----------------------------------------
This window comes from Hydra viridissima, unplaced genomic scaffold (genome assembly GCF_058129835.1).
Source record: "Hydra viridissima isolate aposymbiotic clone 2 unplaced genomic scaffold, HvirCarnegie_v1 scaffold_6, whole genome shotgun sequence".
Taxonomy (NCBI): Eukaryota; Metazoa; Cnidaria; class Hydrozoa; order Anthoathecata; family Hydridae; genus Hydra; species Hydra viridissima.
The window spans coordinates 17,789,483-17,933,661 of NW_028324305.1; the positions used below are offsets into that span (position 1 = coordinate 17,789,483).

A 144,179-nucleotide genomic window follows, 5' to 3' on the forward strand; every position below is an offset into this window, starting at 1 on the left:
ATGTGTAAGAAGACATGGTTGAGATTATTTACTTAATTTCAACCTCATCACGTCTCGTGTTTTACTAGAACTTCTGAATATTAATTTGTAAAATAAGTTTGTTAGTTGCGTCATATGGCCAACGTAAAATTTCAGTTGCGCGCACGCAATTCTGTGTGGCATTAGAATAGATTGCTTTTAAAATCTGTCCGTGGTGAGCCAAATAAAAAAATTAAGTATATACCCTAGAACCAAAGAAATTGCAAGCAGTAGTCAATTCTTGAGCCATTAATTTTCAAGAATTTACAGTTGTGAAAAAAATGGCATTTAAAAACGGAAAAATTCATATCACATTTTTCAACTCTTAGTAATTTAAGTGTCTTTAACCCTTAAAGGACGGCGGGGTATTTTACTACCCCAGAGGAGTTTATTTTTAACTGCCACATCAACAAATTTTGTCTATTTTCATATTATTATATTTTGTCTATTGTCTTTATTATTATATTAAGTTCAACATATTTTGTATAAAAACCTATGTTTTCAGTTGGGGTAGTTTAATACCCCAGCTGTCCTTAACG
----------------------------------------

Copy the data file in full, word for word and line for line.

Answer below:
This window comes from Hydra viridissima, unplaced genomic scaffold (genome assembly GCF_058129835.1).
Source record: "Hydra viridissima isolate aposymbiotic clone 2 unplaced genomic scaffold, HvirCarnegie_v1 scaffold_6, whole genome shotgun sequence".
Taxonomy (NCBI): Eukaryota; Metazoa; Cnidaria; class Hydrozoa; order Anthoathecata; family Hydridae; genus Hydra; species Hydra viridissima.
The window spans coordinates 17,789,483-17,933,661 of NW_028324305.1; the positions used below are offsets into that span (position 1 = coordinate 17,789,483).

A 144,179-nucleotide genomic window follows, 5' to 3' on the forward strand; every position below is an offset into this window, starting at 1 on the left:
ATGTGTAAGAAGACATGGTTGAGATTATTTACTTAATTTCAACCTCATCACGTCTCGTGTTTTACTAGAACTTCTGAATATTAATTTGTAAAATAAGTTTGTTAGTTGCGTCATATGGCCAACGTAAAATTTCAGTTGCGCGCACGCAATTCTGTGTGGCATTAGAATAGATTGCTTTTAAAATCTGTCCGTGGTGAGCCAAATAAAAAAATTAAGTATATACCCTAGAACCAAAGAAATTGCAAGCAGTAGTCAATTCTTGAGCCATTAATTTTCAAGAATTTACAGTTGTGAAAAAAATGGCATTTAAAAACGGAAAAATTCATATCACATTTTTCAACTCTTAGTAATTTAAGTGTCTTTAACCCTTAAAGGACGGCGGGGTATTTTACTACCCCAGAGGAGTTTATTTTTAACTGCCACATCAACAAATTTTGTCTATTTTCATATTATTATATTTTGTCTATTGTCTTTATTATTATATTAAGTTCAACATATTTTGTATAAAAACCTATGTTTTCAGTTGGGGTAGTTTAATACCCCAGCTGTCCTTAACG